Second, Fernando redefines commonly used Christian terms with a relational perspective. "Discipling" is about investing in people, especially younger believers. "Mentoring" is for investment in more mature believers. Such a distinction is vital to put a distance between common church-run programs with a focus on investment and care. He applies the ten commandments by pointing out the dual nature of our relationships: with earthly family and our spiritual family. Discipleship means teaching disciples to build good relationships with their families. Show them how to be good members instead of expecting their families to behave in a particular way. Encourage youths in their studies. When he starts sharing about relationships with believing children and their non-Christian parents, I recognize that he speaks from personal encounters. After all, Sri Lanka is very much a non-Christian country and tensions do arise when family members change their faith beliefs. This is where the "multicultural world" context comes in. Fernando writes about suffering, persecution, and "loss of honor," something unique to the South Asian culture. Discipleship is also about teaching one another the real possibility of suffering and pain. Perseverance and hope are crucial to faithfulness. Fernando shares quite a lot from the book of Acts, understandably so since he had previously written an entire commentary on Acts. That commentary remains one of my favourite commentaries.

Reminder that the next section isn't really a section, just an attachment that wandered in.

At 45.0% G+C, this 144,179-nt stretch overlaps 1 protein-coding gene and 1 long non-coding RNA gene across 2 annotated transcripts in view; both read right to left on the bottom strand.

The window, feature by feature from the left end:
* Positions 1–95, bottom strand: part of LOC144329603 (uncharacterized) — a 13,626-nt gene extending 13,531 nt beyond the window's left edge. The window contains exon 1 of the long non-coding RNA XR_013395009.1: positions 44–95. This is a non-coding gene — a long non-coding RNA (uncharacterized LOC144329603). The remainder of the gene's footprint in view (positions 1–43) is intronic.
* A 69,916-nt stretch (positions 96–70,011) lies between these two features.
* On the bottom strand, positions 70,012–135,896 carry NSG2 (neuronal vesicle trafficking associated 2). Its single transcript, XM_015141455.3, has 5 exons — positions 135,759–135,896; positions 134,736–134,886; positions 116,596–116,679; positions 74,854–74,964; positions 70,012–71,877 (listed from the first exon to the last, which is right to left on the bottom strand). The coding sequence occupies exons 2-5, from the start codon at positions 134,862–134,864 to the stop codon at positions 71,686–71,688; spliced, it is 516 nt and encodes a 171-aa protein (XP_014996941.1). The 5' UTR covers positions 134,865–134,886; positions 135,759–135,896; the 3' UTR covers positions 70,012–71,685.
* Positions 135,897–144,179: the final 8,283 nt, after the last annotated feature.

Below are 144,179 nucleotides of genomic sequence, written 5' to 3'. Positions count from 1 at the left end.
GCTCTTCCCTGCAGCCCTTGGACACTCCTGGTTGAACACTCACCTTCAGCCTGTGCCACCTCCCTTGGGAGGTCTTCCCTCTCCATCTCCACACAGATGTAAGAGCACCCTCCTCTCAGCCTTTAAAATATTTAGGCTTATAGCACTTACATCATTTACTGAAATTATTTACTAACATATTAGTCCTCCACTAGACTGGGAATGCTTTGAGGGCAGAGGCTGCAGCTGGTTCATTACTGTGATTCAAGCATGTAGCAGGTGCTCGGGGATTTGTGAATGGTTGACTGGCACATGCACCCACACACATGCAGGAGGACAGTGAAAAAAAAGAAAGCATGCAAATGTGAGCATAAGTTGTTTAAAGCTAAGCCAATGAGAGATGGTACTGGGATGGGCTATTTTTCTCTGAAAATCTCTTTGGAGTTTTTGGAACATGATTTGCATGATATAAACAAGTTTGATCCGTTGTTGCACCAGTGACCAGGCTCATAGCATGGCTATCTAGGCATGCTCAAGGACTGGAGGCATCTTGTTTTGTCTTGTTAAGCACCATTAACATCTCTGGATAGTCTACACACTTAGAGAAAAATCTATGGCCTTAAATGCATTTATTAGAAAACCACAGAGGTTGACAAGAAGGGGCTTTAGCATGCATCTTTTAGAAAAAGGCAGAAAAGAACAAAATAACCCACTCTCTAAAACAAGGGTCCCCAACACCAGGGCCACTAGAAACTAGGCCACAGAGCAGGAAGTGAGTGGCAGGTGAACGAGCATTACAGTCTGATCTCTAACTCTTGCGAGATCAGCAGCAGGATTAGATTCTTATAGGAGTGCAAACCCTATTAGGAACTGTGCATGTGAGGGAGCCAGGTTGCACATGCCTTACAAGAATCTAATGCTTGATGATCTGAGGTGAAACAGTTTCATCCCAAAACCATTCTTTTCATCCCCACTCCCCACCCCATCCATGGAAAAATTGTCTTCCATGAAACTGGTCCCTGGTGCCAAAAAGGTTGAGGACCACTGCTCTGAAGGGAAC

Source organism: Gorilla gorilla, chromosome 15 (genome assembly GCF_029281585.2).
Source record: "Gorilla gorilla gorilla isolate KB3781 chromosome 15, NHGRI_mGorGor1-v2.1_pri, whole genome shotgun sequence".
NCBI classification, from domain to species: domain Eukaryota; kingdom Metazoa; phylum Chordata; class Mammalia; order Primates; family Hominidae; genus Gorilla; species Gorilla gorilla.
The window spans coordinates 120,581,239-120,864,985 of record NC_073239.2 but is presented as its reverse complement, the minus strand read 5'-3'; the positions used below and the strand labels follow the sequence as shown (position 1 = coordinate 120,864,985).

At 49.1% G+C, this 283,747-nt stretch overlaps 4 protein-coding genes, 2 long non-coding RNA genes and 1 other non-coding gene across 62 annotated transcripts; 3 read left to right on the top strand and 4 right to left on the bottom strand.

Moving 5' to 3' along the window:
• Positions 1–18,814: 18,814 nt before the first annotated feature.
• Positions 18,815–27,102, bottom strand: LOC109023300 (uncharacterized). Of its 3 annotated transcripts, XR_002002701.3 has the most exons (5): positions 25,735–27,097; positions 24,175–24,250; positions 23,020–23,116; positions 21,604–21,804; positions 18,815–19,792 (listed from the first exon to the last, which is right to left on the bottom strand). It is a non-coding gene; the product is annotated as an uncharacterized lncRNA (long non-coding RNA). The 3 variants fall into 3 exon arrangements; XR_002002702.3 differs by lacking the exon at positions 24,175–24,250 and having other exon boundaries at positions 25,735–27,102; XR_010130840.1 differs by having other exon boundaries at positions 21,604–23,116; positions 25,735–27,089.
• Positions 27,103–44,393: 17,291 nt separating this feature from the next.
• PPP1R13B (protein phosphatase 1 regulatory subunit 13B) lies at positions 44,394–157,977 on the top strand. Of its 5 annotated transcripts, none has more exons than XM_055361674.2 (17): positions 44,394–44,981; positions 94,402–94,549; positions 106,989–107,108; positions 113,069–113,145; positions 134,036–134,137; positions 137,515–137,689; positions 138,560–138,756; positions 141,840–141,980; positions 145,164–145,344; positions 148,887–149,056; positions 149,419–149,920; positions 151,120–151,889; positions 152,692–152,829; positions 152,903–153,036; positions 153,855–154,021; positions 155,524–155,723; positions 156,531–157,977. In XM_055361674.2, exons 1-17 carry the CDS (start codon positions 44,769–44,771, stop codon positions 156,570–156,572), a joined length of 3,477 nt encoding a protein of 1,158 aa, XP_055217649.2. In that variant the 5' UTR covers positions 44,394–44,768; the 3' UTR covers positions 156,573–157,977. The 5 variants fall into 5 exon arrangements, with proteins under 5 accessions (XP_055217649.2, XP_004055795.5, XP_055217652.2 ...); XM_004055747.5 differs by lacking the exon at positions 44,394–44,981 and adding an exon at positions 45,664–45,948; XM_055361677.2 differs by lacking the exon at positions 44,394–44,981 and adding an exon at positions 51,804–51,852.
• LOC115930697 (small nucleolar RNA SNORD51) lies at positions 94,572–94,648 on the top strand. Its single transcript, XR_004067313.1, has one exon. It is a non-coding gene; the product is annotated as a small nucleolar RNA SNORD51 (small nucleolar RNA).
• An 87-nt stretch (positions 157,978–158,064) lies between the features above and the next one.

Finally, I appreciate the way Fernando takes discipleship to a whole new level and applies them directly to relationships. That is exactly what discipleship is about. Jesus had told us to "make disciples of all nations," and it is all about working with people instead of anything else. We don't have to be in a third-world country in order to experience what multiculturalism is about. Many of us living in the West are already experiencing that. Multiculturalism have arrived at our shores in the Western world. Though Fernando writes from a Sri Lanka point of view, there are so many ideas that we could apply to our modern world in the West. He touches on many relationship matters such as prayer and intercession; guilt and forgiveness; honour and shame; friendship and community; joy and healing; etc. While the topic seems to be on discipleship, we learn that it is essentially about the gospel where Christ came for us in spite of who we are, that we might become the people we were meant to be. Discipleship is that relational curriculum of faith to do just that. May more people learn about spiritual parenting and to teach others to do the same.

Ajith Fernando has been the National Director for Youth For Christ in Sri Lanka for over 35 years. He is now a teaching director there. He lives in Colombo with his wife Nelun where both actively serve the urban poor as well as mentoring younger staff and pastors. Ajith is also a prolific author, writing compelling articles, books, and commentaries on top of his busy ministry work. The author has been blessed with a generous six-month sabbatical package from Trinity Evangelical Divinity School to write his book. He is a graduate of Asbury and Fuller Theological Seminary.

Rating: 4.75 stars of 5.


This book has been provided courtesy of Crossway Publishers and NetGalley without requiring a positive review. All opinions offered above are mine unless otherwise stated or implied.

No comments:

Post a Comment